These tests may be done not only to diagnose chronic bronchitis, but also to monitor the progress of the disease over time.


Treatment of chronic bronchitis focuses on several goals:

  • Relieve symptoms during chronic phases
  • Preserve lung function
  • Prevent acute episodes
  • Treat acute exacerbations, or flare-ups

Medications that may be used to treat or control chronic bronchitis include:

  • Antibiotics for bacterial and viral lung infections
  • Bronchodilators, which relax the muscles around your airways and help make breathing easier
  • Oxygen therapy, which also helps make breathing easier
  • Pulmonary rehabilitation therapy, a program that helps improve the well-being of people who have chronic breathing problems and may include an exercise program, disease management training, nutritional counseling, and psychological counseling

Some lifestyle changes may also be able to help, such as:

  • Quitting smoking
  • Avoiding secondhand smoke and places where you might breathe in other lung irritants
  • Asking your healthcare provider for an eating plan that will meet your nutritional needs and how much physical activity you can do

A lung transplant may be recommended for people who have severe symptoms that have not improved with medications.


You will go through periods where your condition is under control and other times when your symptoms will be worse. However, with the right interventions, you can increase your quality of life.

It’s important to work closely with your doctor to find a treatment regimen that works for you. This doesn’t only apply to medications. Your doctor can also advise you on diet, activities, and exercise, as well as other lifestyle changes that can help you manage chronic bronchitis.

COPD Doctor Discussion Guide

Doctor Discussion Guide Old Man


Managing your chronic bronchitis is a lifelong effort, but you can still have a good quality of life if you stick to the treatment plan you created with your doctor and make positive lifestyle changes like quitting smoking.

You may have to restrict certain activities that could expose you to irritants, and some exercises may be difficult. How well you fare with chronic bronchitis depends on the amount of lung damage you have and how well you prevent further damage.

Support is important in managing chronic bronchitis, and you may need to ask friends and family members for support, especially if they are smokers and expose you to secondhand smoke.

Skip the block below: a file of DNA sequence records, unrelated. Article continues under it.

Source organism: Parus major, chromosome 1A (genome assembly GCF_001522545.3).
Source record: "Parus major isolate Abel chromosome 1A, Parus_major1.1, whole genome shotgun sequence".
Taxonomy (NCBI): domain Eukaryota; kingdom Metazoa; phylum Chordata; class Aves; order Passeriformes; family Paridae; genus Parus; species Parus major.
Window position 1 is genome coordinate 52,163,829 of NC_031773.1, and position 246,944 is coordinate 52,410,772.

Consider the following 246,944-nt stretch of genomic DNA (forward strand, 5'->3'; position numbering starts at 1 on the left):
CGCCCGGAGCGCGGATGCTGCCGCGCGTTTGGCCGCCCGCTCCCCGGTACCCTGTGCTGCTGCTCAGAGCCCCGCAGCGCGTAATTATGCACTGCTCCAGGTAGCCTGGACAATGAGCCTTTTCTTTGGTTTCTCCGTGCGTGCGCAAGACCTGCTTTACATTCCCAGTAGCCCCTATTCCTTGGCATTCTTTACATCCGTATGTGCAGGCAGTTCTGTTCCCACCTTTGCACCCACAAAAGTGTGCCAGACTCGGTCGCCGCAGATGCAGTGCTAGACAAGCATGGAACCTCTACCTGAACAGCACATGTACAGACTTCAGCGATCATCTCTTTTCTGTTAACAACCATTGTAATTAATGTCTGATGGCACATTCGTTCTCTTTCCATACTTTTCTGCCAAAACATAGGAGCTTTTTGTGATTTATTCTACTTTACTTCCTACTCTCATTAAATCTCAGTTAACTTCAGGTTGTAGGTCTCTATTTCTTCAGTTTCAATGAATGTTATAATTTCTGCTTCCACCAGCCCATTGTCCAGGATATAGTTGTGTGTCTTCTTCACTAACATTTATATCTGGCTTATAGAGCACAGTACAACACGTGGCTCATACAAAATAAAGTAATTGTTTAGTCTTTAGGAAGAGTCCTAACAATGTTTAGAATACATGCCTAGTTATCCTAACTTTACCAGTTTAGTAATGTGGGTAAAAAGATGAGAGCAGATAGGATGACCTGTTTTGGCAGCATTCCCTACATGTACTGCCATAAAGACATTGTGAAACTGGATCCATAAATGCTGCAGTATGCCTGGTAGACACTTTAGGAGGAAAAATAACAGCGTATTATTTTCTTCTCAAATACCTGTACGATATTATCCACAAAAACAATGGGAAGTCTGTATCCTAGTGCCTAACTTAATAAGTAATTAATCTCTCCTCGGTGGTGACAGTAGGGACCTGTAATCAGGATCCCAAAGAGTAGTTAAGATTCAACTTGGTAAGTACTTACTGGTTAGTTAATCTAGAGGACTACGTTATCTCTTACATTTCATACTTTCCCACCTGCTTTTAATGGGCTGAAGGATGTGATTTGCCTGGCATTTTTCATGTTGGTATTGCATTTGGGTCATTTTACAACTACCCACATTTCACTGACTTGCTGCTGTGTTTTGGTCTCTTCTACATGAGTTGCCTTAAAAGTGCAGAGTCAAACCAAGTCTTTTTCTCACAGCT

You can support your health and keep your chronic bronchitis from becoming worse if you:

  • Exercise
  • Eat a healthy diet
  • Reduce stress
  • Quit smoking
  • Stay active
  • Do breathing exercises
  • Get vaccinated against pneumonia, the flu, and COVID-19


Chronic bronchitis is a type of COPD that causes inflammation and irritation of the bronchial tubes. It’s usually caused by exposure to irritants that damage your lungs over a long period of time. This condition can be managed with lifestyle changes, medications, and specialized forms of therapy.

A Word From Verywell

You may be diagnosed with chronic bronchitis if you have a lingering productive cough that drags on for years. Often caused by smoking, chronic bronchitis is a lifelong condition, but one that can be managed with the right medication and treatment. Work with your doctor to find the treatment plan that is right for you, especially one that includes positive lifestyle changes.

4 Sources
Verywell Health uses only high-quality sources, including peer-reviewed studies, to support the facts within our articles. Read our editorial process to learn more about how we fact-check and keep our content accurate, reliable, and trustworthy.
  1. MedlinePlus. Chronic bronchitis.

  2. Dotan Y, So JY, Kim V. Chronic bronchitis: where are we now? Chronic Obstr Pulm Dis. 2019;6(2):178-192. doi:10.15326/jcopdf.6.2.2018.0151

  3. Johns Hopkins Medicine. Chronic bronchitis.

  4. Cleveland Clinic. Bronchitis.

By Rachael Zimlich, BSN, RN
Rachael is a freelance healthcare writer and critical care nurse based near Cleveland, Ohio.